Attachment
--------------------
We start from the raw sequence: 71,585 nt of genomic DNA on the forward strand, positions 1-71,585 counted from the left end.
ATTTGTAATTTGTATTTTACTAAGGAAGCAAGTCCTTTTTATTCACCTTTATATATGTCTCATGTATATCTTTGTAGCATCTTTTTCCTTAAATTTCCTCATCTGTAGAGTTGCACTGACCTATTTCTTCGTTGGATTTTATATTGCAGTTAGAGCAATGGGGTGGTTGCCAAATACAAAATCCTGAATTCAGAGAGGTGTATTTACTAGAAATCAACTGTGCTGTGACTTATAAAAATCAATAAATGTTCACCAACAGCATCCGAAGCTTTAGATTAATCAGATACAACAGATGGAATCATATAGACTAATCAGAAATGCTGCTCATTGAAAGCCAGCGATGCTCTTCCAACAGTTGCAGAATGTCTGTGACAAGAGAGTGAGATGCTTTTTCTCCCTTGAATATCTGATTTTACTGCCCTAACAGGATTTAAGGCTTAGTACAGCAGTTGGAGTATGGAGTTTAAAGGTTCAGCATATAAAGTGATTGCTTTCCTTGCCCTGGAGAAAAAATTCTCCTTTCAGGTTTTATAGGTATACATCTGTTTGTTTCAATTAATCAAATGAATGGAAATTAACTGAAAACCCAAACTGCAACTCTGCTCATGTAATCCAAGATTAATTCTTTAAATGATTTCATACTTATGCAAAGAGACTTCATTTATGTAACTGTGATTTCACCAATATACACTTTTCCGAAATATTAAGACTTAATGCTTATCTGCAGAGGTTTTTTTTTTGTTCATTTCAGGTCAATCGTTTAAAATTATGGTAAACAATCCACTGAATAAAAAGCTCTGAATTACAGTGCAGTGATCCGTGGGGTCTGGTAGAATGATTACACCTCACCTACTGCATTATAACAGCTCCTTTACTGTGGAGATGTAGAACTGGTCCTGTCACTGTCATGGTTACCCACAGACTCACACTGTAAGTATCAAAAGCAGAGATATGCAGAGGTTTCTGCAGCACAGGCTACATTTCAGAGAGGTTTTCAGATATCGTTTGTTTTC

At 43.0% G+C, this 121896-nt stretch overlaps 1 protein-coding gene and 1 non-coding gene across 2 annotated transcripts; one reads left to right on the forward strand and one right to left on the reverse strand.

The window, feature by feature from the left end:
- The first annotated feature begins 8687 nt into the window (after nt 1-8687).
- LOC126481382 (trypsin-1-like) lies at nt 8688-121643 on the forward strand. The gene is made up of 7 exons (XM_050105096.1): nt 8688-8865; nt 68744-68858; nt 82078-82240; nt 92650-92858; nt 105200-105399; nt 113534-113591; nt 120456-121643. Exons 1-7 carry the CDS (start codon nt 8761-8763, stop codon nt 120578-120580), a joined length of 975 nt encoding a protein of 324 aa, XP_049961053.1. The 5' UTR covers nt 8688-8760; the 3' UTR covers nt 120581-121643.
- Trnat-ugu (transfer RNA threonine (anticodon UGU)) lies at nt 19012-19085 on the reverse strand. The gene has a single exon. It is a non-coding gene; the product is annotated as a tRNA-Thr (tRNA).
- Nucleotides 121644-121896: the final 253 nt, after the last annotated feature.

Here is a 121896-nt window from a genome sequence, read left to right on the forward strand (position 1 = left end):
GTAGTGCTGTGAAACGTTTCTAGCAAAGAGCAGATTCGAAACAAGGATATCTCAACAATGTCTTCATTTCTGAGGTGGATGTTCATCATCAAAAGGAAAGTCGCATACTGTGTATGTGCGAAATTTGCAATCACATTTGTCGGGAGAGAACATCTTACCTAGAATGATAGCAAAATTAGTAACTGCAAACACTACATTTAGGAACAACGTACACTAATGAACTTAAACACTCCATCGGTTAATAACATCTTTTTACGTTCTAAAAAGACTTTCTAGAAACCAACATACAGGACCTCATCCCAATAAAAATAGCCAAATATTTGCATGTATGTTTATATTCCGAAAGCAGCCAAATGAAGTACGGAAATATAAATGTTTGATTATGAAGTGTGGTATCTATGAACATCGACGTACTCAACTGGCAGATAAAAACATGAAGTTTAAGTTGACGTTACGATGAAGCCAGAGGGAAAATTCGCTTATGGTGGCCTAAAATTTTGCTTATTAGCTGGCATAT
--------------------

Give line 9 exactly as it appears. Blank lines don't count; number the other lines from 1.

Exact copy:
Here is a 121896-nt window from a genome sequence, read left to right on the forward strand (position 1 = left end):